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battery type has external cell straps, all without the trouble of opening your batteries, dealing with sulfuric acid and hydrometers, etc Since voltage also varies with temperature (lower temperatures produce lower voltages), you can either make a little chart to help you with your individual readings or rig a circuit to do it for you or your charger automatically Whether you use specific gravity or the voltage method, to get the most accurate state-of-charge reading, let the batteries rest for several hours (2 hours minimum, 6 hours is better, 24 hours is probably optimum, if you can afford it) before taking measurements Monitor one or a few batteries rather than the whole pack; check ambient temperature and odometer reading at the same time; and keep a logbook Do it at a convenient time, do it consistently, and make a simple graph Your diligence will reward you with a beautiful record of your EV s battery health
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Discharge Not in Haste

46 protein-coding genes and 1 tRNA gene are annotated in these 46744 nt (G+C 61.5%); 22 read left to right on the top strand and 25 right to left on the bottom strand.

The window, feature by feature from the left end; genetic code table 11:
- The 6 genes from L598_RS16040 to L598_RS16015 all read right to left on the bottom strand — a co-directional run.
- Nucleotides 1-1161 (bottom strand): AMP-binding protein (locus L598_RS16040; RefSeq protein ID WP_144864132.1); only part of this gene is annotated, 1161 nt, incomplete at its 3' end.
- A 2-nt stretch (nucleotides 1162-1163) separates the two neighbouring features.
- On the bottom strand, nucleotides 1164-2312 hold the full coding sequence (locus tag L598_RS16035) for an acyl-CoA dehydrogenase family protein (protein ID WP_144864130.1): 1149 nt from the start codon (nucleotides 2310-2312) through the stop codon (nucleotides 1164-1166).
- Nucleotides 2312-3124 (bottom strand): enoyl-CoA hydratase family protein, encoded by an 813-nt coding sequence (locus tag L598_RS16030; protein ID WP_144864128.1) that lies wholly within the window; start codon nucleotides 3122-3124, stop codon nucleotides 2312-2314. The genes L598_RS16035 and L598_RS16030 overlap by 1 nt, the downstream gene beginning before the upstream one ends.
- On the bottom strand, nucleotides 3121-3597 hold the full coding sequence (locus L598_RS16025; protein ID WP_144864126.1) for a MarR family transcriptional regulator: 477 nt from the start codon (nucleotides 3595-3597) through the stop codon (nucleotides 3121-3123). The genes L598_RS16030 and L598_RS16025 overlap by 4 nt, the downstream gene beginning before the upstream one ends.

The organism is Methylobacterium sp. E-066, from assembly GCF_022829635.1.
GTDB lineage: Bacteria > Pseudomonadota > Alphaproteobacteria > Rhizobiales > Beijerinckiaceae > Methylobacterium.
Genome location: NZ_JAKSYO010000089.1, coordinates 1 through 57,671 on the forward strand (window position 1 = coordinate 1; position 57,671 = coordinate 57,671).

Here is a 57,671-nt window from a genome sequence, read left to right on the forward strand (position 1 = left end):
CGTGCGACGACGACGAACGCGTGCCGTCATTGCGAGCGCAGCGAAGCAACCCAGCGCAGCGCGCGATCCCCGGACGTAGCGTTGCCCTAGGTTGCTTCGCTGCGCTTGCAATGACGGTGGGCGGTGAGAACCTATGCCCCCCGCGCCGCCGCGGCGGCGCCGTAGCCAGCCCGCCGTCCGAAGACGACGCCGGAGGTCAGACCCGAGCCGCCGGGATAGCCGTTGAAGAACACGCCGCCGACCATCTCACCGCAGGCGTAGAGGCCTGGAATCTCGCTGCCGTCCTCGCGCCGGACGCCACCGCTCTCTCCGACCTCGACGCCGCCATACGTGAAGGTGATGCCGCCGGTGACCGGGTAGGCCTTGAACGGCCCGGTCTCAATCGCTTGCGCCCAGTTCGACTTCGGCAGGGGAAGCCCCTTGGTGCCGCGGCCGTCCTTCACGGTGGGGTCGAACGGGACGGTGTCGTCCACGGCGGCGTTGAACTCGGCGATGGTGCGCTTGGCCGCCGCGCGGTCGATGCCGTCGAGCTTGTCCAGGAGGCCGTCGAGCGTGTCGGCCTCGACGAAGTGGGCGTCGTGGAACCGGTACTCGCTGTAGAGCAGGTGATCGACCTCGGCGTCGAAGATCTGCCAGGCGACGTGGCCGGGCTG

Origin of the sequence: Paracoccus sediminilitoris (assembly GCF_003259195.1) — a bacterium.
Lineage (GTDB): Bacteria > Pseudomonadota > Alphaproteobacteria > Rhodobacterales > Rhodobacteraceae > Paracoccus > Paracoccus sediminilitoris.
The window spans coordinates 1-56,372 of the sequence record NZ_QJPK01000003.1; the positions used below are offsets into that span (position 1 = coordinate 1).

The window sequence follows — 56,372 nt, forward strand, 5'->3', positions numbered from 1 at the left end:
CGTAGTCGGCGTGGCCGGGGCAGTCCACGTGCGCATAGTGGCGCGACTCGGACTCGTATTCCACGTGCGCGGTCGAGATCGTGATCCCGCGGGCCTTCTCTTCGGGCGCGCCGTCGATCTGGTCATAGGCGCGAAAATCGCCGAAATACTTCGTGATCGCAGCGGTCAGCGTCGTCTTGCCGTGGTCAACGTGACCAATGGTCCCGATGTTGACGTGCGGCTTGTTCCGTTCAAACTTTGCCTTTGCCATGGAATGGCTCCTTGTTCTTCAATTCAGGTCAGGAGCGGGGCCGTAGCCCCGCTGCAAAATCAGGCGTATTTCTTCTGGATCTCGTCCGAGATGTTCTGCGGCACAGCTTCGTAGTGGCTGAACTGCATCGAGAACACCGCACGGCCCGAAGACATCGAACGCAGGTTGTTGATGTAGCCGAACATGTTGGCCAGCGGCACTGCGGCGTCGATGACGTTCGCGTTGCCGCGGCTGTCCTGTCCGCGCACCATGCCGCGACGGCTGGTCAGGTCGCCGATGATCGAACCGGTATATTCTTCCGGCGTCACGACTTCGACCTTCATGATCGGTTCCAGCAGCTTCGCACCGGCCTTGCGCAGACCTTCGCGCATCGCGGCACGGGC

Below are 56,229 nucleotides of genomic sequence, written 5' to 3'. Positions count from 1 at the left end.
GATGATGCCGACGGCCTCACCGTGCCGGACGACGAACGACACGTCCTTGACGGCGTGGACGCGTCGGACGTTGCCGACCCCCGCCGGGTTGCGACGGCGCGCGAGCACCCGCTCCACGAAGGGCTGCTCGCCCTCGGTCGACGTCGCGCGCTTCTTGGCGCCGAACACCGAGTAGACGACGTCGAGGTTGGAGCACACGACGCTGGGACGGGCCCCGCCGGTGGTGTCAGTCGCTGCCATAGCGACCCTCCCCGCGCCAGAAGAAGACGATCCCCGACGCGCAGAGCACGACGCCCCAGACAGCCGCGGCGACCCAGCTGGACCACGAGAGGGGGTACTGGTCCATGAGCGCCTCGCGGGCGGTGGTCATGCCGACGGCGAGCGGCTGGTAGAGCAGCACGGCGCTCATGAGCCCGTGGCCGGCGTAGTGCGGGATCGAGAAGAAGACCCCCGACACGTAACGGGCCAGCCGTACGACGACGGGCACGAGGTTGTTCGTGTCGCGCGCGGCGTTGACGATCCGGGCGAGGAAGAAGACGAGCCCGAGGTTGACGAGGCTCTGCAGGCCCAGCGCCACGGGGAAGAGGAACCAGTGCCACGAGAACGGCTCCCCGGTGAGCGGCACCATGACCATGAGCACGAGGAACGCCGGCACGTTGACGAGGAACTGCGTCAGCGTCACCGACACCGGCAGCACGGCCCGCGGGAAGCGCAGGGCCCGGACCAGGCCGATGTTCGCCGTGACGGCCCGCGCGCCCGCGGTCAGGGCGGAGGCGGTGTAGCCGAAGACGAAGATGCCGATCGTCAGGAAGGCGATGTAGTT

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The maxim haste makes waste is absolutely true when discharging batteries The lower-right graph of Figure 8-2 shows that the faster you discharge your batteries, the lower the voltage (the less capacity) you have If you take more and more from less and less, eventually you wind up with nothing at all a polite way of saying over-discharging kills battery life A corollary of this action (depth-of-discharge) affects the number of charge/ discharge cycles your batteries can deliver The number of cycles you can expect from your batteries is approximately given by the equation: Battery Life Cycles 5 Kd/Depth-of-Discharge In This equation says that the number of battery life cycles is inversely proportional to the depth-of-discharge ratio If you consistently discharge your batteries to 90 percent, you re going to get less cycles out of them than running them down to the 50 percent depth-of-discharge area In numbers, Kd might be about 12,000 for starting batteries, 24,000 for deep-cycle batteries, and 30,000 or more for industrial batteries These values reflect the fact that heavier-duty batteries deliver more cycles or support heavier depthof-discharge rates better than starting batteries What this equation doesn t say is Kd will vary with each and every individual user, because every user s application is different If a manufacturer s literature mentions they obtained 750 cycles out of one of their batteries, it s no guarantee that you will On the other hand, you might even do better Because of gassing and loss of plate material as you go above the 90 percent charging point (10 percent depth-of-discharge), liability for battery damage as you go below the 20 percent charging point (80 percent depth-of-discharge), and the fact that every leadacid battery has a finite lifetime, the best operating guidance translates to operating your deep-cycle batteries at the middle of this range roughly the 40 to 60 percent depth-ofdischarge range for optimum balance between cycle-life, depth of discharge, and the actual physical (calendar) battery life Heavier-duty industrial batteries can target the 60 to 80 percent maximum depth-of-discharge range for most efficient operation